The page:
I've said a lot of things, lately. Like how you should pause and take moments for yourself, and listen to your body. But sometimes you don't want to feel your body. Sometimes you know what's waiting for you, and it isn't pretty, and you don't want to deal with it. "I don't want to feel anxious and therefore I will not be anxious," I tell myself. But it doesn't work like that. At least not for me. Sometimes I refuse to acknowledge my anxiety and deny ever having it instead.
A lot of things are going change in my near future. I'll be moving out of the Halli house, no longer be living with my best friend, no longer be attending classes (although I'm finishing up a couple over summer). Never again will I live in Kirksville, MO. I'll be expected to be an adult who actually knows things and is capable of life, something I'm not sure I'm quite ready for yet. And that's a lot. What's more, the last time I was graduating and going through these types of huge, universe flipping changes, the ending wasn't so pretty and so my psyche keeps running to hide. I do what I know how to do; I work and work and work. I study and stay up all hours and make everyone else around me happy - all the while ignoring those shadows of fear creeping closer each day.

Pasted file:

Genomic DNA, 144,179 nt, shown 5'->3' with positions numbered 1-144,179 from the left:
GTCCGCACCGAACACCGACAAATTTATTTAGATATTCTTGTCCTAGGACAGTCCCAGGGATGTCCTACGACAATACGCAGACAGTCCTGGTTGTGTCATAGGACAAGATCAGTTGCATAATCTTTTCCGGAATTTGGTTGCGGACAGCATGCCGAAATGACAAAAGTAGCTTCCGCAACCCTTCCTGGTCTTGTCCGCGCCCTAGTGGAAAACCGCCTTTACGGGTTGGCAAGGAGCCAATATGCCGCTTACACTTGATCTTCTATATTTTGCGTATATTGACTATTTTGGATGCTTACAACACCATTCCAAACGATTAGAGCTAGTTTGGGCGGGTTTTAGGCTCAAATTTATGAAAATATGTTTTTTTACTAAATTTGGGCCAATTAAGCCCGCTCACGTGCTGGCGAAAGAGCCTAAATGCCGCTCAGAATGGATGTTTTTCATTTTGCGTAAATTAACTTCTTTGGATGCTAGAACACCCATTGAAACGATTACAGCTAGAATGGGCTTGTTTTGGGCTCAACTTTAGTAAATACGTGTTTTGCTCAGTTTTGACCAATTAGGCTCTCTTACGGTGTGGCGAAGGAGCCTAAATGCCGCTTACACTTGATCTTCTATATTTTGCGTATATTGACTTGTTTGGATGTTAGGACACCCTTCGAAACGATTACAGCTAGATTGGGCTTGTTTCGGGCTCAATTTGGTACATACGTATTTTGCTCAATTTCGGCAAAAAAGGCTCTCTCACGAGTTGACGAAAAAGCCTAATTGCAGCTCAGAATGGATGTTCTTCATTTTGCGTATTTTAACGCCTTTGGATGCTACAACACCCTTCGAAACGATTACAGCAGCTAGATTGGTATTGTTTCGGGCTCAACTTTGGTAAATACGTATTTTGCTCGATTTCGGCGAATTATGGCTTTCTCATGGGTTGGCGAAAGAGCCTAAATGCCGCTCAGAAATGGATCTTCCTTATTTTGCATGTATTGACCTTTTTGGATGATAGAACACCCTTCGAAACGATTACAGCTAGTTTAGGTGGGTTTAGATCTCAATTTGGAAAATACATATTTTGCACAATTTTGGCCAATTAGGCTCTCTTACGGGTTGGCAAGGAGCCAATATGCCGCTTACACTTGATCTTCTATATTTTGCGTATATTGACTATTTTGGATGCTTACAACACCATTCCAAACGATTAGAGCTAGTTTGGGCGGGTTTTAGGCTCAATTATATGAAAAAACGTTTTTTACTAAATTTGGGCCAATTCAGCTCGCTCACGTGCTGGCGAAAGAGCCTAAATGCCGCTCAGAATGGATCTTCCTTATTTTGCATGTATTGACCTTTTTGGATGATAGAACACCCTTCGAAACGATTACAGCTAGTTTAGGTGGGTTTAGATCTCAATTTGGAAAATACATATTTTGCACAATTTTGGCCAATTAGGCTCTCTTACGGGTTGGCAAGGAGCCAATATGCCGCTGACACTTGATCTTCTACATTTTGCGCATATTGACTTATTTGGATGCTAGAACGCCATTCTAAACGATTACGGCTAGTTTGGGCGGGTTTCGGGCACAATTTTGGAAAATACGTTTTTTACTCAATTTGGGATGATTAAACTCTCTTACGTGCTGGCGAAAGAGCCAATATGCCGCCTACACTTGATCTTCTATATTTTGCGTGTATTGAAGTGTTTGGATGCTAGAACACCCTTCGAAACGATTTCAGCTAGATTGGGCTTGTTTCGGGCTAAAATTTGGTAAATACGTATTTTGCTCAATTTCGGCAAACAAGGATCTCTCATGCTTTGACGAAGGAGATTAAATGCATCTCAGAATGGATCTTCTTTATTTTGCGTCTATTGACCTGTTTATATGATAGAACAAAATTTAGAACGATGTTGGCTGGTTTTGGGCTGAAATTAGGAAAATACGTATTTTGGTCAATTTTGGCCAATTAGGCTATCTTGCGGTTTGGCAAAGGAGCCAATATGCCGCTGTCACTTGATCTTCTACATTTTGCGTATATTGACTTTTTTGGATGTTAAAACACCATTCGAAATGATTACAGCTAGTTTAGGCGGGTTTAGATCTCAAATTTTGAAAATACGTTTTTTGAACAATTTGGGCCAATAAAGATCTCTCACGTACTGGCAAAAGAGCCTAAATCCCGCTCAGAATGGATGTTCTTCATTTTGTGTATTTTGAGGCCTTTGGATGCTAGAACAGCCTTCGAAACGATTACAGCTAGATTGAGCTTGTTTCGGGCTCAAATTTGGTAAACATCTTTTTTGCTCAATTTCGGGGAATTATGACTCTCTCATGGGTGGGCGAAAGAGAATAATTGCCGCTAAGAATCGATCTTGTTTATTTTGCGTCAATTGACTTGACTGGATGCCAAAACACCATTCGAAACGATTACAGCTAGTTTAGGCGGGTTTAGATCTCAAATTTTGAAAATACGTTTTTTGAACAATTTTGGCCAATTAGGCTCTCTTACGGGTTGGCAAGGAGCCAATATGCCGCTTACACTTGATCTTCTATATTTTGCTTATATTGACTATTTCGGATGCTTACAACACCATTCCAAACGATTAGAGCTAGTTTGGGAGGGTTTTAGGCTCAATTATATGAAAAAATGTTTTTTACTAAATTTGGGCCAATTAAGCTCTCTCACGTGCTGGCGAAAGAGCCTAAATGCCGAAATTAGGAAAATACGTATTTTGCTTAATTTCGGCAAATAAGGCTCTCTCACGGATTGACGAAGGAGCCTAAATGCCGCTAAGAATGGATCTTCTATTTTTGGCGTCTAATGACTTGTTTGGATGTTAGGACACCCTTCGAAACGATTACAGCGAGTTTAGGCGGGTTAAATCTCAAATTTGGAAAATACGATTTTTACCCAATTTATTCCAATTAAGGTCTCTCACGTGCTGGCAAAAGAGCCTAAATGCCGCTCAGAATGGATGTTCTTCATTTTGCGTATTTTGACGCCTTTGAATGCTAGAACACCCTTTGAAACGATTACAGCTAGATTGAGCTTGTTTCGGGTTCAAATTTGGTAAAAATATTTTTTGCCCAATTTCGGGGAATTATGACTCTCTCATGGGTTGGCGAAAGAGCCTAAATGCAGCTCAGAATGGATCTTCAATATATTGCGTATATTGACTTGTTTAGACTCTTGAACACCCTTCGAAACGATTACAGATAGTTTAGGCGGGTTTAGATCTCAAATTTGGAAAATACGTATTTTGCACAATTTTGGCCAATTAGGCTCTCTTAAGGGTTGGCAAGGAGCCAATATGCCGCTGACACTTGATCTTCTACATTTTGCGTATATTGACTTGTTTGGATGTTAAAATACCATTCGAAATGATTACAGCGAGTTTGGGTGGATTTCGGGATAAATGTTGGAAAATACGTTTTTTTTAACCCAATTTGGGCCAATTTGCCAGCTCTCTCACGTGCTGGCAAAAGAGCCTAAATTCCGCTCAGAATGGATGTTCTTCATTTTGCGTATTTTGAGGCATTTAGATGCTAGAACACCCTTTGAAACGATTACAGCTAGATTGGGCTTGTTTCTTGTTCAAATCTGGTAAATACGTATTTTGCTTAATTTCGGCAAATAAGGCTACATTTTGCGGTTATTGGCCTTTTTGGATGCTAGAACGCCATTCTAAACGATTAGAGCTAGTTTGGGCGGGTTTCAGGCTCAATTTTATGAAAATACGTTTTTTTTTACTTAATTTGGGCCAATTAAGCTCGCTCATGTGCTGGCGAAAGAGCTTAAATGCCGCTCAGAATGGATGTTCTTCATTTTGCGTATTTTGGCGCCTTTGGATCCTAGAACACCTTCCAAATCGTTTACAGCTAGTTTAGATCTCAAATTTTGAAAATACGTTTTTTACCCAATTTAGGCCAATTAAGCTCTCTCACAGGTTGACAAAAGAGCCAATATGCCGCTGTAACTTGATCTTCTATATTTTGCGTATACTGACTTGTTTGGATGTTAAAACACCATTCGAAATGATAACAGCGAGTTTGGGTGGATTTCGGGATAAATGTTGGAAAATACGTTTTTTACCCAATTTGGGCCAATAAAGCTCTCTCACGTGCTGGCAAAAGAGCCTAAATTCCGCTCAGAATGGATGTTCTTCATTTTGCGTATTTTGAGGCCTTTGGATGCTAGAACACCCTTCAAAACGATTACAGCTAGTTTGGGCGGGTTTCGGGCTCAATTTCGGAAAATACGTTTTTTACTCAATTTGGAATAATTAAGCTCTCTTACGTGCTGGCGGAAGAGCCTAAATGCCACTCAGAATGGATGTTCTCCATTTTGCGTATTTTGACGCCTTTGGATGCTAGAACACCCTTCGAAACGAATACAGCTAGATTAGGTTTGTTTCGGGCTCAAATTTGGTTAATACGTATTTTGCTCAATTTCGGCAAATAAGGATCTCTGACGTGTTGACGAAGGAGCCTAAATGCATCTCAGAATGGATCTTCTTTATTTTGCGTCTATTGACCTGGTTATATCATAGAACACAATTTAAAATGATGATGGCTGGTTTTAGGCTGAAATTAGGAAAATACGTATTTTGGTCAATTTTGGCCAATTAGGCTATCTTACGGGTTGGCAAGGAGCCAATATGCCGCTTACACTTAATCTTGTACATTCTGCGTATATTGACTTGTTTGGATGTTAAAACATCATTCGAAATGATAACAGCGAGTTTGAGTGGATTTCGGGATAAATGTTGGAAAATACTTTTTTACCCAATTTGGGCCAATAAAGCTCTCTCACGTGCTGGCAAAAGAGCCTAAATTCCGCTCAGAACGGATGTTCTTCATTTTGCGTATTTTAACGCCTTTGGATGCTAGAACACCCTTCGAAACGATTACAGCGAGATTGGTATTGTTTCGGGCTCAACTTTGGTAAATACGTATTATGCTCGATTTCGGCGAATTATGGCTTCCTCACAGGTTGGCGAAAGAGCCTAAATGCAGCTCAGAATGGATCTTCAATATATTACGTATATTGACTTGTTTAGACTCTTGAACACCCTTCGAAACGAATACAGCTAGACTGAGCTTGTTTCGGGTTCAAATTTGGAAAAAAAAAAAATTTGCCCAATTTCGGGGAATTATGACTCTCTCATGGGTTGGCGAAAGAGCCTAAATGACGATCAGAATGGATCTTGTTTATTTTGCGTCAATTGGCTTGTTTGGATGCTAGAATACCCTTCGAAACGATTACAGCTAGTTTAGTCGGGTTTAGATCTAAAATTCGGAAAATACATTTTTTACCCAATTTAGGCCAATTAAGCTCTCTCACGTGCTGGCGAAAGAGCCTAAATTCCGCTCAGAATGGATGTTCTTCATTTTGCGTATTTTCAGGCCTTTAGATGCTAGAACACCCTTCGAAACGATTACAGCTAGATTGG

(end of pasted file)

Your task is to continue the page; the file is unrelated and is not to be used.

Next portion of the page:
I've come to realize that my real problem here is my fear of the pain my anxiety will inflict. I'd rather pretend it didn't exist, which only creates more anxiety because I know it is there, lurking just around the corner. When I allow myself to fully feel my emotions and view them from an external perspective, I am able to better understand and then release my anxiety. Once I am able to acknowledge my emotions, I can begin taking steps to clear them instead of letting them fester, such as yoga, meditation or journaling.
The fears are still there, don't get me wrong. But each time I give them attention they seem be lightened, their weight not quite as heavy on my heart.